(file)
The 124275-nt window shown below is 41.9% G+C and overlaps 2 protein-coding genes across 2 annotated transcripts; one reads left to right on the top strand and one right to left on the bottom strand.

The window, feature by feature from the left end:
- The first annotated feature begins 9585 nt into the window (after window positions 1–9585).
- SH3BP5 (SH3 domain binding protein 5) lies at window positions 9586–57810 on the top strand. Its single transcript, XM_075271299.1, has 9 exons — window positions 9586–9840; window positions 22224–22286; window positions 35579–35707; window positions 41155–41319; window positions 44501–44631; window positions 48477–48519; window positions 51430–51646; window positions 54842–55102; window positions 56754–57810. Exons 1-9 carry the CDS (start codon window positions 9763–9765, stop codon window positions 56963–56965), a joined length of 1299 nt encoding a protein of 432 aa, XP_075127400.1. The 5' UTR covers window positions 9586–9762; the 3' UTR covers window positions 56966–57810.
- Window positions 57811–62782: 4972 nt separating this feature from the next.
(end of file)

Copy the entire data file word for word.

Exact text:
The 124275-nt window shown below is 41.9% G+C and overlaps 2 protein-coding genes across 2 annotated transcripts; one reads left to right on the top strand and one right to left on the bottom strand.

The window, feature by feature from the left end:
- The first annotated feature begins 9585 nt into the window (after window positions 1–9585).
- SH3BP5 (SH3 domain binding protein 5) lies at window positions 9586–57810 on the top strand. Its single transcript, XM_075271299.1, has 9 exons — window positions 9586–9840; window positions 22224–22286; window positions 35579–35707; window positions 41155–41319; window positions 44501–44631; window positions 48477–48519; window positions 51430–51646; window positions 54842–55102; window positions 56754–57810. Exons 1-9 carry the CDS (start codon window positions 9763–9765, stop codon window positions 56963–56965), a joined length of 1299 nt encoding a protein of 432 aa, XP_075127400.1. The 5' UTR covers window positions 9586–9762; the 3' UTR covers window positions 56966–57810.
- Window positions 57811–62782: 4972 nt separating this feature from the next.